That doesn’t mean you can’t transfer funds between IRA trustees multiple times during the year. In a rollover, a taxpayer takes possession of the funds and then must redeposit them within 60 days to avoid being taxed on the distribution. In contrast, a transfer moves the funds directly from one trustee to another with the taxpayer never taking possession of the funds. Unlimited direct transfers are allowed, including moving traditional IRA funds to a Roth IRA (called a conversion).

    If, through no fault of yours, a trustee does not follow your instructions to make a transfer and instead distributes the funds to you, procedures are available to obtain relief.

    If you are planning an IRA rollover, before taking the distribution, please check with your IRA trustee or get in touch with us at Dagley & Co. to ensure you are not violating the 12-month rule.

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  • Small Business Owners: Remember To Plan For Your Retirement!

    10 August 2015
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    Though your retirement may be years away, and it may not be the most pressing issue on your mind these days, don’t forget your retirement contributions, especially because there are often some generous government incentives to take advantage of.

    There are a variety of retirement plans available to small businesses that allow the employer and employee a tax-favored way to save for retirement. Contributions made by the owner on his or her own behalf and for employees can be tax-deductible. Furthermore, the earnings on the contributions grow tax-free until the money is distributed from the plan. Here are some retirement plan options:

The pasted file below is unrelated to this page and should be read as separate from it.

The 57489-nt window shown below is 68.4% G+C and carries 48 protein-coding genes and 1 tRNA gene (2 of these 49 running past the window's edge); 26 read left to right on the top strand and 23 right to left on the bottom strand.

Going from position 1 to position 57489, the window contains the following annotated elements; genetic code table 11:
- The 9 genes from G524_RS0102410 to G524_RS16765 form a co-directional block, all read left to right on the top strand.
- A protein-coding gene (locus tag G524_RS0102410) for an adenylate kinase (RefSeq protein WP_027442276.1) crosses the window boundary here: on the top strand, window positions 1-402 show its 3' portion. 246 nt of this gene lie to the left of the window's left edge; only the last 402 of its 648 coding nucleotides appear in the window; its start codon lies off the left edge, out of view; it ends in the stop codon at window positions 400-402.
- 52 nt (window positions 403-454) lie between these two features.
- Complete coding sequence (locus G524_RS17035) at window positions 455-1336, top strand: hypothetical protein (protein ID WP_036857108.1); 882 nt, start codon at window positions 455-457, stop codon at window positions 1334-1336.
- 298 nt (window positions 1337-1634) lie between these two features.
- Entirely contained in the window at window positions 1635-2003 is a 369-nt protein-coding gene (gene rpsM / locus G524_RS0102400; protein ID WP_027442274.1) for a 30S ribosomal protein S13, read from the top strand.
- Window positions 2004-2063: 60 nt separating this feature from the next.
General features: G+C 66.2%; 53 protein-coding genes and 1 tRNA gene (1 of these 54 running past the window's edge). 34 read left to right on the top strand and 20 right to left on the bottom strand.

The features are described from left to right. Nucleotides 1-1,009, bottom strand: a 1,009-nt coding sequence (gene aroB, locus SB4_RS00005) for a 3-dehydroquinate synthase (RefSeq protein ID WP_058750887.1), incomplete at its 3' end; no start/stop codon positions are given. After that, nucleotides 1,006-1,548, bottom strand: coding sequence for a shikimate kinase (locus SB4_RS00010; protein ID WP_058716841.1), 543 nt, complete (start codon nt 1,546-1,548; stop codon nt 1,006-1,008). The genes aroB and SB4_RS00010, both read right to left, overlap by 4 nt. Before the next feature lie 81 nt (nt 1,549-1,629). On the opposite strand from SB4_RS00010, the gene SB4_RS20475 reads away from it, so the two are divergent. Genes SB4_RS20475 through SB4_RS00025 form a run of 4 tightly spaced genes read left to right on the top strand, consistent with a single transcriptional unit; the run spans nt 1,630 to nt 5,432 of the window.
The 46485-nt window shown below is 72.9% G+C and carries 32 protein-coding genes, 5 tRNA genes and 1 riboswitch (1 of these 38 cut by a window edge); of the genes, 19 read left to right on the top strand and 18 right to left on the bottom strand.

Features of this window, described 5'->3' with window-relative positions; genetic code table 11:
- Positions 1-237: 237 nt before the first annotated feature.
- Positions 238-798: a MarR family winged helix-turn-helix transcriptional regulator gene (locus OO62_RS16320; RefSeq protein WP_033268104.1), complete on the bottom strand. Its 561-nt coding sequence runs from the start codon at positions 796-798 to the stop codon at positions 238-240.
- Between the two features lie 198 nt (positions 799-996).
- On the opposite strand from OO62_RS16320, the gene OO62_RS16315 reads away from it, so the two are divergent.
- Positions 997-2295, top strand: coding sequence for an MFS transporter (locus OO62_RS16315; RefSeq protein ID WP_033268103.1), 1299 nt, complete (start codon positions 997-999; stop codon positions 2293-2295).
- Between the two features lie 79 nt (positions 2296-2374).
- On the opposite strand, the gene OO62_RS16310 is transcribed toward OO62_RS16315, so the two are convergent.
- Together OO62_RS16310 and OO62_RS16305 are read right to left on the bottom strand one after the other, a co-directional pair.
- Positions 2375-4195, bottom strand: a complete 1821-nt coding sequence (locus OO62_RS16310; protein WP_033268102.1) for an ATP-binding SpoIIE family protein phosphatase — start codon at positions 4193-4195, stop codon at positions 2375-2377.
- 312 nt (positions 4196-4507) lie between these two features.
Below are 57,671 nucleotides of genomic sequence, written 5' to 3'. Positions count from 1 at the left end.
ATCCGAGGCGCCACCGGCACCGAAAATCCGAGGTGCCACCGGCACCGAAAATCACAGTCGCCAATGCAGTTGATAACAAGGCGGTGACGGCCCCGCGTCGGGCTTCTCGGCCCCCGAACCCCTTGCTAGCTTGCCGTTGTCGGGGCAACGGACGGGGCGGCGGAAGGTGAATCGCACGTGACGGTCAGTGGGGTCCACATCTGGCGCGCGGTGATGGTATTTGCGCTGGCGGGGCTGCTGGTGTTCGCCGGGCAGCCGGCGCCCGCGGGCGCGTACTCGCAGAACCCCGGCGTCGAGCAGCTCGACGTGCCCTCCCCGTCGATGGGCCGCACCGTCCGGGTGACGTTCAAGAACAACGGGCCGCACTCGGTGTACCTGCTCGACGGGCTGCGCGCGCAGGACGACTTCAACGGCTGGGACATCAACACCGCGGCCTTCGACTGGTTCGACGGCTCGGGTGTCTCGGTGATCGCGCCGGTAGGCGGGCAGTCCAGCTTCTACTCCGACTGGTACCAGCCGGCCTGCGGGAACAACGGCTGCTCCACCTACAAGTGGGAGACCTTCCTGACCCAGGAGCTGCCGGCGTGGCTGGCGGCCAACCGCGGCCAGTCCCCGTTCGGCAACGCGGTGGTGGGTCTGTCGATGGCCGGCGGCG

• Simplified Employee Pension Plan (SEP). This plan was designed to avoid the complications of a qualified plan. Contributions to the plan are held in the beneficiaries’ IRA accounts; hence, the title “simplified.” Deductible contributions for 2015 are limited to the lesser of 25% of the participant’s compensation (up to $265,000) or $53,000. A SEP can be established and funded after the close of the year.
    • Qualified Plan (Keogh). Generally, the rules surrounding a Keogh are more complex. This type of plan may include a discretionary contribution profit sharing plan or a mandatory contribution money purchase plan, or a combination of these. SEP plans are favored over Keogh plans by most self-employed individuals. For 2015, deductible contributions are limited to the lesser of 25% of the participant’s compensation (up to $265,000) or $53,000. These plans must be established before the end of the tax year, but contributions can be made afterwards.